Jeremy Mykaels is making certain that any buyer for his home of more than 18 years is aware that the purchase means throwing out a disabled elder.
Join Eviction Free San Francisco at a rally at Jeremy Mykaels' home at 460 Noe St. (near 18th St.) on Saturday, October 19 at 1 pm to protest the eviction of a gay, HIV-positive Castro resident. You can learn more from Mr. Mykaels' website, Ellis Hurts Seniors.
Last January at Time Goes By I used a Gay and Gray column to pass along some Mr. Mykael's own description of what is happening to him. Here's a bit:
The Ellis Act is a California State law that overrules local tenant protections. Buildings dating from before 1979 in San Francisco fall under rent control and eviction protections for longstanding tenants -- unless an owner can clear all the tenants out and promise to hold the units off the rental market for five years. The owner can however sell the vacated building as a "tenancy-in-common" for a group of new owners, frequently strangers assembled by a real estate entrepreneur. There are huge profits to be had in this speculative churning. Over the last year, the number of owners going the Ellis Act route increased from 64 to 116 properties.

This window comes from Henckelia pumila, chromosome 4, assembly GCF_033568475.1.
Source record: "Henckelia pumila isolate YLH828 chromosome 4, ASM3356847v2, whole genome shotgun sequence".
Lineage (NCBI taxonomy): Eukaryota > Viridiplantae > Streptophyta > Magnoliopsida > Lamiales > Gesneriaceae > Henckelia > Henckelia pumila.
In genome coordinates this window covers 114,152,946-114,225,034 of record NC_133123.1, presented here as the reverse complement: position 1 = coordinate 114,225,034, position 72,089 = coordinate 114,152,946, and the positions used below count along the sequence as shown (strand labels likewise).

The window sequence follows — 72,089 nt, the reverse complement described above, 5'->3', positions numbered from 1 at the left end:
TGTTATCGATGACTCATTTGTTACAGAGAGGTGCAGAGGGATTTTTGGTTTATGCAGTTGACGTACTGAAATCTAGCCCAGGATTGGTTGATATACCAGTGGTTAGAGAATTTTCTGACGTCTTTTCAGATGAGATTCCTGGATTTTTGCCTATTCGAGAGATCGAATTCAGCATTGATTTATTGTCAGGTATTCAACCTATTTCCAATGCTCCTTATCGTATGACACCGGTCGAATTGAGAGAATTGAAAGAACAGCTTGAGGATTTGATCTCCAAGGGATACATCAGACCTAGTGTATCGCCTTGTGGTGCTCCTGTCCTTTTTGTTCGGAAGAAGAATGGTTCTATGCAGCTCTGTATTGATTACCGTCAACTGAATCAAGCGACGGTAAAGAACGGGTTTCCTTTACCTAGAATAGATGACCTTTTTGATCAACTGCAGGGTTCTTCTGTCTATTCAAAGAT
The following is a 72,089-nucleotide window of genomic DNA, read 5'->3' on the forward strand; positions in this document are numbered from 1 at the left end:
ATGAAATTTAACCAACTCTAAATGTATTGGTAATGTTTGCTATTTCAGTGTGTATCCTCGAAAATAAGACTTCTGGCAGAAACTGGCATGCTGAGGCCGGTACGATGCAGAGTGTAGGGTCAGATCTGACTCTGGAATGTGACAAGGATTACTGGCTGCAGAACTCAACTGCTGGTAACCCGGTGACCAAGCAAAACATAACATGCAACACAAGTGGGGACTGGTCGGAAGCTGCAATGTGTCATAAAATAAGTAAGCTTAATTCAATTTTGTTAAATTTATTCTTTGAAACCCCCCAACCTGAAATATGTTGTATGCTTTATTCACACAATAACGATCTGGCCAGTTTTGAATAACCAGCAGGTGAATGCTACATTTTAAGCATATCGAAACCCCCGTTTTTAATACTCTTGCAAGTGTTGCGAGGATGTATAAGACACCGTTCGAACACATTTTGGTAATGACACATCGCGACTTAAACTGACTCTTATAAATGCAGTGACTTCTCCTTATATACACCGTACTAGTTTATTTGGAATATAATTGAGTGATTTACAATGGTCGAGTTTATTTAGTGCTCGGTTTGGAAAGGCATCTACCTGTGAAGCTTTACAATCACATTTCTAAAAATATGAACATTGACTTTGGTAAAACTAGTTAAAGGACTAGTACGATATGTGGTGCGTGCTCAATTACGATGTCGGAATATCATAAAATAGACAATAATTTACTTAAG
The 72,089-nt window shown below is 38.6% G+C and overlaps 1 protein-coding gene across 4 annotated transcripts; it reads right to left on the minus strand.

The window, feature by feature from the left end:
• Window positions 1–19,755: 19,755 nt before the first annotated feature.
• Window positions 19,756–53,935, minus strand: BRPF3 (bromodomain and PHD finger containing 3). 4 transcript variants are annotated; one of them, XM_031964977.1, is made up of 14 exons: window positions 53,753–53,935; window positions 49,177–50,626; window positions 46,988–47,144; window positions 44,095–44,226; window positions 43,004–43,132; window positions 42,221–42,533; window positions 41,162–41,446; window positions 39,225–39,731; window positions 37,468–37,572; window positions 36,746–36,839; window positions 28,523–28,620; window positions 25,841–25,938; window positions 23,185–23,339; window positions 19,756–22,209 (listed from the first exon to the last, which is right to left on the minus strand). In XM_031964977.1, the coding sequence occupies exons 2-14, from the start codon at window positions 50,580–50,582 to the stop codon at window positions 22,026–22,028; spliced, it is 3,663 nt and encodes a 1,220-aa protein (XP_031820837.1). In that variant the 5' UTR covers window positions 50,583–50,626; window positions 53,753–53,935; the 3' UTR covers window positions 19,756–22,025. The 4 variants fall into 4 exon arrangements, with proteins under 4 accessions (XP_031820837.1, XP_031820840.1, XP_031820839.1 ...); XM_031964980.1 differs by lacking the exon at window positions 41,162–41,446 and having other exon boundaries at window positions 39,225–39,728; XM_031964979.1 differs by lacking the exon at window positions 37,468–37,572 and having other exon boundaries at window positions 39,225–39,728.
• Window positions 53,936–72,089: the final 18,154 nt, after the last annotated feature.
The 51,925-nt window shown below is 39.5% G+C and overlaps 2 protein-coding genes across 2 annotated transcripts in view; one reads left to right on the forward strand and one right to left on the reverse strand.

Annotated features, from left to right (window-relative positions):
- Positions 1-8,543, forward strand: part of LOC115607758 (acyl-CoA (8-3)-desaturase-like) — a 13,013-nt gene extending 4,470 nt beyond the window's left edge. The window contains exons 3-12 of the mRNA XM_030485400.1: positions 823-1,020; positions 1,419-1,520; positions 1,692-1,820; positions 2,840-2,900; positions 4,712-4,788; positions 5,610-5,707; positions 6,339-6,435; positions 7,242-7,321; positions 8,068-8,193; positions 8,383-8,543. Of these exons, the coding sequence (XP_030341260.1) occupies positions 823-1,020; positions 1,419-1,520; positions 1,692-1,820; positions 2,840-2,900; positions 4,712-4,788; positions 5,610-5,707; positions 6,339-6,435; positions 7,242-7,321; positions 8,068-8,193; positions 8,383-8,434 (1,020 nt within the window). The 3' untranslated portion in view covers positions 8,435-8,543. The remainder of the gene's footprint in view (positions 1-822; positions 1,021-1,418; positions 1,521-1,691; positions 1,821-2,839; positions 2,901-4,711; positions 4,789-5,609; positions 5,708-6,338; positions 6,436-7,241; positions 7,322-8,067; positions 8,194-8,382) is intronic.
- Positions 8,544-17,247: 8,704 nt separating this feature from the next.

The current tech boom has created 55,000 jobs in this housing starved market. The influx of well paid techies provides huge incentives to drive out tenants who have been protected by rent control. Decontrolled units are seeing huge increases. According to a New Yorker blog post:
Each wave of prosperity followed by gentrification changes the character of this city. If my partner and I had not been able to buy in over 20 years ago, we'd have almost certainly been gone by now. Many of our friends are gone elsewhere.
And we all have to wonder: where will the people who do the ordinary work of a city live? Attractive cities all over the country are going to have to answer that question. San Francisco has a relatively good minimum wage, current $10.55/hour. In Seattle, both major candidates for mayor have needed to express openness to the once-farfetched notion of a $15/hour minimum. But where will low wage workers live? Can cities maintain their diversity as the cost of living in them soars? Will they still be desirable as gentrification homogenizes them?